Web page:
Unfortunately for laundry product manufacturers, sodium salts have the best and the worst characteristics. All sodium salts are highly soluble, hence of a benefit when manufacturers want their products to rapidly dissolve in cold water. Sodium (as the cation) is used in various combinations with anions to form highly soluble salts. Phosphorus is often carried as sodium tripolyphosphate, the sodium part making it highly soluble. Washing soda is sodium carbonate, a highly soluble, yet highly alkaline product.
Secondly, because sodium can be detrimental to plant physiology (affects osmotic pressure in plant cells) and lead to loss of soil structure, the amount of sodium in laundry detergents needs to be limited when the wastewater is to be discharge to vegetation or soil absorption areas. When wastewater is discharged as "ocean outfall' (the dark ages approach to sewage disposal) the sodium concentration is irrelevant, but the loss of phosphorus to the oceans is an obscene waste of a limited, non-renewable resource (environmental vandalism).
When a sodium salt is dissolved in water it ionises to sodium ions (Na+) and the other part as an anion (negative charge) so that the sodium then acts independently of the anion, although influenced by salinity and pH. Take for example sodium tripolyphosphate which is extremely soluble. When dissolved in water it ionises to sodium cations and phosphate anions in equal numbers. The sodium cations act independently of the phosphate anions.
Sodium salts can never be biodegradable because they are inorganic compounds. So the label about biodegradability does not apply to any of the sodium salts in the laundry detergent.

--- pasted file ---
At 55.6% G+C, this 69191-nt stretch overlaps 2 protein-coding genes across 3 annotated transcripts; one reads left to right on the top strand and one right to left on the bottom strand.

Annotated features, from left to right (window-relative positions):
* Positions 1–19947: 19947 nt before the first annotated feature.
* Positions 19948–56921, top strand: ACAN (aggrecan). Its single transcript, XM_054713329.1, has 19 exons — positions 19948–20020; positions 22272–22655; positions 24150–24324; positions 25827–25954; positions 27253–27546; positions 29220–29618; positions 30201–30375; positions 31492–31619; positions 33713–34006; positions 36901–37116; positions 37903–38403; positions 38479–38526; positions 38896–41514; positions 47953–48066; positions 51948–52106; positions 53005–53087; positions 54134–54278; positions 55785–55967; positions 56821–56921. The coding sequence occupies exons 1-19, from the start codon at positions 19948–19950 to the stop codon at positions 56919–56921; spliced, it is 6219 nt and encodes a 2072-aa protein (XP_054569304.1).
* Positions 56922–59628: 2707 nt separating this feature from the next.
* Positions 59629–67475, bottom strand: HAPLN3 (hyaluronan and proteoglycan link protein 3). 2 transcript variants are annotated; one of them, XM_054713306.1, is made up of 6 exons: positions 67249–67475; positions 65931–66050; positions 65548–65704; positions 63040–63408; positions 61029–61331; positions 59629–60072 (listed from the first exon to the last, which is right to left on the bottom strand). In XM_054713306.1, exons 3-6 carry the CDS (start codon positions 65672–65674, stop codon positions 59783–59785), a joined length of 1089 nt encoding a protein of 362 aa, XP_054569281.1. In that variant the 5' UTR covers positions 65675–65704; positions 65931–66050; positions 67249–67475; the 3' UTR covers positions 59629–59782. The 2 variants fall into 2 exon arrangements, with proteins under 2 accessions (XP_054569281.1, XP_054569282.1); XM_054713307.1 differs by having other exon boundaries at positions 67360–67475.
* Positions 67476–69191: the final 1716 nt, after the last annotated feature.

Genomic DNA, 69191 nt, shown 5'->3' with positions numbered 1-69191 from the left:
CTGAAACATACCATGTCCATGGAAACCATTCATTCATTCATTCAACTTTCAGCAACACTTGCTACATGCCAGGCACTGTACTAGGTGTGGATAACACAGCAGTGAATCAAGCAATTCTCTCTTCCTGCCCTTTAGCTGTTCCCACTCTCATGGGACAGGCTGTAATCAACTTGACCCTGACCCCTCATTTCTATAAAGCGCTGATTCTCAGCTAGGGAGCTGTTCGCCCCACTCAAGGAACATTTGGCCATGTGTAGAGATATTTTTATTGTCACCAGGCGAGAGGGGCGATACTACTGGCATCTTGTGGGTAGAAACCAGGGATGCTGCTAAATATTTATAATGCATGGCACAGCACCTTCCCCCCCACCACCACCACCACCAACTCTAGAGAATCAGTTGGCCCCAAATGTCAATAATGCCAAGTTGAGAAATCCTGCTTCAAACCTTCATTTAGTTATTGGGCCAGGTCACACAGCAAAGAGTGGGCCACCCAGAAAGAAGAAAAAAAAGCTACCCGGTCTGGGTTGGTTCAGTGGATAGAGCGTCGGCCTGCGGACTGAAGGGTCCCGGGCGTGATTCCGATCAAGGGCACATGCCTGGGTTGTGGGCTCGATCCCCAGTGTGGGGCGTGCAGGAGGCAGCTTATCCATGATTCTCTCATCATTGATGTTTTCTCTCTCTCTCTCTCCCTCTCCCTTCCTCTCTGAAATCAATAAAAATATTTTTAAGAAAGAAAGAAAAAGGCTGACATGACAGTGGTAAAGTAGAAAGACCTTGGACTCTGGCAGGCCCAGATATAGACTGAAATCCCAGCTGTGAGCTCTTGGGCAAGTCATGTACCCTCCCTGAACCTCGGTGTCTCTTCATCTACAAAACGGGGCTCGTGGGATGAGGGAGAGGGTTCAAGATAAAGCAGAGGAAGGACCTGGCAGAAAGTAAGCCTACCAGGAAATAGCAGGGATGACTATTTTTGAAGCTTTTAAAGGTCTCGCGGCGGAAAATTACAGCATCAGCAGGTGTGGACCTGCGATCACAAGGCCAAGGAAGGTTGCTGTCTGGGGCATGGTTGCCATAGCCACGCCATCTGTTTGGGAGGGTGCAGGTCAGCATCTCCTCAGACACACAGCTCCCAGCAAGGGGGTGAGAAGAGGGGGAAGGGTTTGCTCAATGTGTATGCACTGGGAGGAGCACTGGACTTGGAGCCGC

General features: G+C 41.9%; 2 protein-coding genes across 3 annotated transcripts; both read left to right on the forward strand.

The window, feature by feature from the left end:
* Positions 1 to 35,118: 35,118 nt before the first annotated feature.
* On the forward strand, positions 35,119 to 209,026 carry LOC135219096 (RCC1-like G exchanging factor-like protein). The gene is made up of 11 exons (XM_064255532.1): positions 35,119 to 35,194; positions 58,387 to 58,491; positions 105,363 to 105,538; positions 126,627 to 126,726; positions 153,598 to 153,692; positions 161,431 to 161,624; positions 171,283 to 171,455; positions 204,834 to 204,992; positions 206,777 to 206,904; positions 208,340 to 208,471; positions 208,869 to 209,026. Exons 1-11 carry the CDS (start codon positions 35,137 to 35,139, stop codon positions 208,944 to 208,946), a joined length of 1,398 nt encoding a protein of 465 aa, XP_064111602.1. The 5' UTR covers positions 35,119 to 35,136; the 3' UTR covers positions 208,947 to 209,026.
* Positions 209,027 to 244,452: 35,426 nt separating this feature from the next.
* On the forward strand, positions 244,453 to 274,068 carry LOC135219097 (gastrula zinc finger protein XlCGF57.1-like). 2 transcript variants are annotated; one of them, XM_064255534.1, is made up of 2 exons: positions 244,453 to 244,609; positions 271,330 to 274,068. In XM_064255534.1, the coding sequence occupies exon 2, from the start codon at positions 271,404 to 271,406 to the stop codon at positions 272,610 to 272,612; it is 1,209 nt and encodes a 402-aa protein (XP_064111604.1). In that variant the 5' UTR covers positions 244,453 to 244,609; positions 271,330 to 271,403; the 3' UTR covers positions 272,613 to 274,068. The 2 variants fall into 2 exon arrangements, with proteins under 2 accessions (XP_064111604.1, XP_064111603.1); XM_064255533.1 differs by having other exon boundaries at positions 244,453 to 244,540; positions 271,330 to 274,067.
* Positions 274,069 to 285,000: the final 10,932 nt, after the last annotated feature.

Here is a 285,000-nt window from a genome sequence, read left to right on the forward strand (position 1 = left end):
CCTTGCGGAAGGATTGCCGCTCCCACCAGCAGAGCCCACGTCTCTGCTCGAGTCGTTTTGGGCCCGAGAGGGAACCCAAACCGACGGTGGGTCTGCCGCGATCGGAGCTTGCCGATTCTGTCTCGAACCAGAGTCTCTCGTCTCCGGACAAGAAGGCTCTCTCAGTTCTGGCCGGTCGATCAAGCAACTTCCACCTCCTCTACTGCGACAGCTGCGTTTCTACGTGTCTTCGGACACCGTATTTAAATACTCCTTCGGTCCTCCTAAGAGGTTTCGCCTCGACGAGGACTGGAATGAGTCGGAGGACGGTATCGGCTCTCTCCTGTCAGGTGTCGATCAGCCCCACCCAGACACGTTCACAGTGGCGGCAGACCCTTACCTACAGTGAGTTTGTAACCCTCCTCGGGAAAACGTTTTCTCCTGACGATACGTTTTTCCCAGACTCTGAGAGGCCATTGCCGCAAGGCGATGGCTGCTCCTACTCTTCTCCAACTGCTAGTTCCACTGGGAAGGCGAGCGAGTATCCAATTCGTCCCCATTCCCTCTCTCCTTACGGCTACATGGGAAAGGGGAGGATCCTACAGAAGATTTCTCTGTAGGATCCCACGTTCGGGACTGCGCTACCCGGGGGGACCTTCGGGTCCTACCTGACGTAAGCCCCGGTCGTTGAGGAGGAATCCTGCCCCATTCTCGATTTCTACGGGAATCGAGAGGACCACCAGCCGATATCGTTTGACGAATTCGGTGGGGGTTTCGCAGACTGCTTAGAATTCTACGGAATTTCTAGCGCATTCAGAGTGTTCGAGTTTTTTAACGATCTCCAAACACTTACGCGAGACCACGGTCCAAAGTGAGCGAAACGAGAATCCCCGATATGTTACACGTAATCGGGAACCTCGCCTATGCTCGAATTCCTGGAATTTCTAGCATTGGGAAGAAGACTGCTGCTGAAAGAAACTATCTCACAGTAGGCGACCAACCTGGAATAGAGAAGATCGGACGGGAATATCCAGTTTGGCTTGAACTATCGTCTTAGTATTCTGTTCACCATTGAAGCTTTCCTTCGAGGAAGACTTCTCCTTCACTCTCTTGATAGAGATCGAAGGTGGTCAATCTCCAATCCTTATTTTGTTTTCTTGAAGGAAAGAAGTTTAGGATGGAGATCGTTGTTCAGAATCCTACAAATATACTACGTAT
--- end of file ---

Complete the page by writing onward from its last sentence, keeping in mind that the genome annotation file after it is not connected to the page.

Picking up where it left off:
Since the only guide to the 'desirable' upper limit of sodium is based upon loss of plant production, an other term "sodium adsorption ratio" is in common use. This term, when stated simply is a measure of the proportion of sodium relative to beneficial elements calcium and magnesium (the ratio is complex and beyond the scope of this section). See also discussion under the heading "sodium adsorption ratio".
Because sodium is very difficult to remove from wastewater, prevention is better than cure. Consider using products that are low in sodium. Note that concentrated powders have a lower sodium level because of the lower use of "fillers".
It is interesting to note that the products specially formulated for front loaders have high levels of sodium as do many of the generic brands. It can be interpreted from this that these products are more environmentally hazardous than those with very short bars.
If the 'acceptable upper limit' is 20 grams per wash (this must include sodium from the source water), then 55% of the front loading detergents are above this limit and 68% of top loading detergents exceed this value. The greater volume of water from the top loaders give the ability to spread the load of sodium (g/wash) over a greater area. One is limited by the smaller volume of water in front loaders and distributing the sodium load over a large area becomes difficult (mostly likely not done).
The solution is simple. Test out a small section of your garden or lawn to see what happens when you discharge laundry water. Check on the condition of the plants (do they look healthy?) and see what happens to the soil. You can check to see what the soil looks like when you dig up a small section - if it looks to be clumping together - you may have a problem. If the surface looks like its covered with a fine sheet of clays, you again have problems.
Calculation of Sodium per wash
Note: A salt load of 1 tonne per hectare is considered in agricultural enterprises to be level at which the productivity of plants decreases, that is, there is a loss of vegetation because of the stresses introduced into the environment around the plant. While this is a simplistic approach, it is one which provides a rough assessment of the quality of irrigation water. The conversion of 0.4 from sodium to salt is to account for the proportion of sodium in sodium chloride.
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